What is your libido?
The libido is also known as your sexual desire or sex drive. Everyone has a libido, although each person’s libido level varies. It is possible for a person’s libido, or sexual desire, to be affected or change numerous times over their lifetime.
What can affect or change my libido?
There are many different reasons why a person’s libido can be impacted, including physical and psychological stresses or changes.
• Menopause - A decline in estrogen levels can affect a woman’s libido
• Dyspareunia - Painful sexual intercourse
• Vaginismus - The involuntary contraction/spasm of the vaginal muscles, which makes penetration difficult, if not impossible
• Pregnancy, childbirth, and breastfeeding—Changes in hormone levels can increase or decrease sexual desire
• Infections – Yeast infections, urinary tract infections, or a sexually transmitted infection could affect a person’s libido
• Problems with orgasm - Being unable to reach orgasm or to reach it within a reasonable period of time
• Illness - Certain illnesses and their medications can alter a person’s libido
• Depression - Lack of motivation, feeling sad, and withdrawing from activities, including sex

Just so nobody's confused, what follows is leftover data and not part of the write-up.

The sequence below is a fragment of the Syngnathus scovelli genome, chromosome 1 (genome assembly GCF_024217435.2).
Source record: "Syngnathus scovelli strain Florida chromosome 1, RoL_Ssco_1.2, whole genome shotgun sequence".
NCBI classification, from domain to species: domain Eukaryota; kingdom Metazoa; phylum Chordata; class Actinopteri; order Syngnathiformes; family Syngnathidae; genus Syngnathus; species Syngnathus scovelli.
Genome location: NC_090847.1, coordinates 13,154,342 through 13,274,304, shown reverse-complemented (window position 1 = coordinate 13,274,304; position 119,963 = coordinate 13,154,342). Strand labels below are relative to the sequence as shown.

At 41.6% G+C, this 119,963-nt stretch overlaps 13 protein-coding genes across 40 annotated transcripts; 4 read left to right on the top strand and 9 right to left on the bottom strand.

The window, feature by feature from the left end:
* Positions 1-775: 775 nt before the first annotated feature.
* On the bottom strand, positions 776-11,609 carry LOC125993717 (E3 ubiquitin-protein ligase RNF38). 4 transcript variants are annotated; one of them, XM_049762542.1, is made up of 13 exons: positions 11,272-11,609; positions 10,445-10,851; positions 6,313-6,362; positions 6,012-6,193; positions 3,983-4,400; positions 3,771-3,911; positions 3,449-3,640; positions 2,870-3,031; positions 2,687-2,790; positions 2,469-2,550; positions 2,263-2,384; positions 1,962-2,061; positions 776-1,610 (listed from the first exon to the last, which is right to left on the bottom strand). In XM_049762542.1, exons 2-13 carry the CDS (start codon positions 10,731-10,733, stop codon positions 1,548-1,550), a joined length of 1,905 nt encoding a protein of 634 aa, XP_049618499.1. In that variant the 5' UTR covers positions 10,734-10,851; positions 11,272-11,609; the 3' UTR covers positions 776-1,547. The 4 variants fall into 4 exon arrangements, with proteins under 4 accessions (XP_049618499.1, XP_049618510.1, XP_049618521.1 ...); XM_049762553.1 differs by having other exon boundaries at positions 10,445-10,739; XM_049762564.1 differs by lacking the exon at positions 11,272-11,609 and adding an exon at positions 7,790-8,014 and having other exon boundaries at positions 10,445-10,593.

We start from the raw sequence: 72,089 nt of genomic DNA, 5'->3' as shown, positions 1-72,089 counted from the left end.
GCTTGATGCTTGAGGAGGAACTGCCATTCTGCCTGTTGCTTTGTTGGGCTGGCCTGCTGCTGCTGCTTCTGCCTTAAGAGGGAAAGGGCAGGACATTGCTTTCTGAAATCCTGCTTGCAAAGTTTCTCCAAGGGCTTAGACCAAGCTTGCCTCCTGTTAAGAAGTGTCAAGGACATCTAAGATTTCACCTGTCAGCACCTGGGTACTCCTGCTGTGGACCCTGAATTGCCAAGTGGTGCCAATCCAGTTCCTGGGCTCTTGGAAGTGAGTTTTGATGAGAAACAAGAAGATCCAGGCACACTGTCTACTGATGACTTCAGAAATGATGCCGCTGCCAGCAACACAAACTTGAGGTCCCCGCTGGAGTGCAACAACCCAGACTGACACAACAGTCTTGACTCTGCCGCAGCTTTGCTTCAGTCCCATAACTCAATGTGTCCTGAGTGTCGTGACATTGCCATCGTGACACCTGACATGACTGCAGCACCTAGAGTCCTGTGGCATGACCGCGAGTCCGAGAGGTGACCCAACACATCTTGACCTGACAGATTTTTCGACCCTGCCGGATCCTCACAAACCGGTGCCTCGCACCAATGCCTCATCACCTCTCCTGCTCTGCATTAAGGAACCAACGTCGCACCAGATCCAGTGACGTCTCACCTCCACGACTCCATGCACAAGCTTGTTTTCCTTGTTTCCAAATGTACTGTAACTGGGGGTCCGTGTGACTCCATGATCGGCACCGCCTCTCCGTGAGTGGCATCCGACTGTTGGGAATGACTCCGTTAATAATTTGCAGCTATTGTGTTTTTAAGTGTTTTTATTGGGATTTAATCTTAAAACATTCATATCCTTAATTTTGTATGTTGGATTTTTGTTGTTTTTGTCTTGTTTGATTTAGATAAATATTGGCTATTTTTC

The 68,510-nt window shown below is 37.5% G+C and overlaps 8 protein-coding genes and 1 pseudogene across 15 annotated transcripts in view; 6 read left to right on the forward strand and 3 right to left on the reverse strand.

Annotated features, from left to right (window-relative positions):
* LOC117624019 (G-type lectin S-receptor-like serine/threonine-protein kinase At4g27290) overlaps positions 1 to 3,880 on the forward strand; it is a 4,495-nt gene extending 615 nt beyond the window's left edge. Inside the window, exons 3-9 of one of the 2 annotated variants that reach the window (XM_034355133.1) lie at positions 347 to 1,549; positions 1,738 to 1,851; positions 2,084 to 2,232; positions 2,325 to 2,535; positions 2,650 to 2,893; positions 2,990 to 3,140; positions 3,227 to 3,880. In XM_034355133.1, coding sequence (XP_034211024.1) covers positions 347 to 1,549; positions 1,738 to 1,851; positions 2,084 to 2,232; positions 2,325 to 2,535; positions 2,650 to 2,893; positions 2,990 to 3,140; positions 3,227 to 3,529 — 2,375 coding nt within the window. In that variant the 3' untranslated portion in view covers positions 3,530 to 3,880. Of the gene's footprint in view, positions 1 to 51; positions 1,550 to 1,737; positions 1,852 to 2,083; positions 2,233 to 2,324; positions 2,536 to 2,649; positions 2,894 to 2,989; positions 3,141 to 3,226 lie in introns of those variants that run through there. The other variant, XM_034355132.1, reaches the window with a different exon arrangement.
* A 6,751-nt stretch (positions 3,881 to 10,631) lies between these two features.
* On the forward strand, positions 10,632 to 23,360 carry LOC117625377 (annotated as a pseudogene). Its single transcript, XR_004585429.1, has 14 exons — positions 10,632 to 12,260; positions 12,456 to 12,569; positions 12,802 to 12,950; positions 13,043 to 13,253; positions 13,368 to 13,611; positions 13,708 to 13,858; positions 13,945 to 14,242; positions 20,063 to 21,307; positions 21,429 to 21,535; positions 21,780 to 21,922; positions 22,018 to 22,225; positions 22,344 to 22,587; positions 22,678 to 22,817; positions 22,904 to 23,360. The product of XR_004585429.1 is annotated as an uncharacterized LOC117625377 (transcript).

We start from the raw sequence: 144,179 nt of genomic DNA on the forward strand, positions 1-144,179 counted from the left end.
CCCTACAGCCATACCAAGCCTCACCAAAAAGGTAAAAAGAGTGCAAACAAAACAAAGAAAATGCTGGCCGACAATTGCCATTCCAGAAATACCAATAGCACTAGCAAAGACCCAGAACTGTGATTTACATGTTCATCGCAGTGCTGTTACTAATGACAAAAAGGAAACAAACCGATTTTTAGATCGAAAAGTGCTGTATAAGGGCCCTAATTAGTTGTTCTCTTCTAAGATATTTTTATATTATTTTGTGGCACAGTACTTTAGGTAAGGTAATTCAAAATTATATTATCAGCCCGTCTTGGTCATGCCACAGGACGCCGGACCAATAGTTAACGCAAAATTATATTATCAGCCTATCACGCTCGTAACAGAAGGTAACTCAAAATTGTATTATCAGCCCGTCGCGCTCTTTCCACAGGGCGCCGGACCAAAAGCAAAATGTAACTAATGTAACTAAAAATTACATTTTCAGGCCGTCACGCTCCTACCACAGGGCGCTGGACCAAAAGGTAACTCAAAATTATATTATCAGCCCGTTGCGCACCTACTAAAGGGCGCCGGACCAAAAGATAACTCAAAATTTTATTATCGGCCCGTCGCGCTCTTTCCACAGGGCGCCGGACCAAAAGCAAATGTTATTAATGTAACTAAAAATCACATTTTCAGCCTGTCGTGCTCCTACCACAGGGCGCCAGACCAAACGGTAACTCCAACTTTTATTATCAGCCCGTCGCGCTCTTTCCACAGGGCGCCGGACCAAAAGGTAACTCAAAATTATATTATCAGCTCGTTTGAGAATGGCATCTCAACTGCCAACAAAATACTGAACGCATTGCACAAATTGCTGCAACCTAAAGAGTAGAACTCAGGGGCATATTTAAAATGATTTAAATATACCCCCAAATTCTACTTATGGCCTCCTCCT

• Performance anxiety - A fear of painful sex, or pressure to have sex or r
each orgasm can decrease libido
• Fatigue - Being too tired to have sex
• Lack of time - Busy schedules could leave insufficient time for intimacy
• Familiarity - It is not uncommon for a couple’s desire for sex to decrease over time
• Relationship problems - Difficulties in a relationship can make a couple’s sexual desire suffer
• Stress - Stress hormones can dampen sexual desire and response
• Certain drugs - Antidepressants, oral contraceptive pills, and certain other prescription drugs, as well as illegal drugs and excessive alcohol use, can lower a person’s libido
• Exercise - Too much or too little can affect the libido
• Traumatic experience - Sexual harassment, sexual abuse, or rape can have an impact on your libido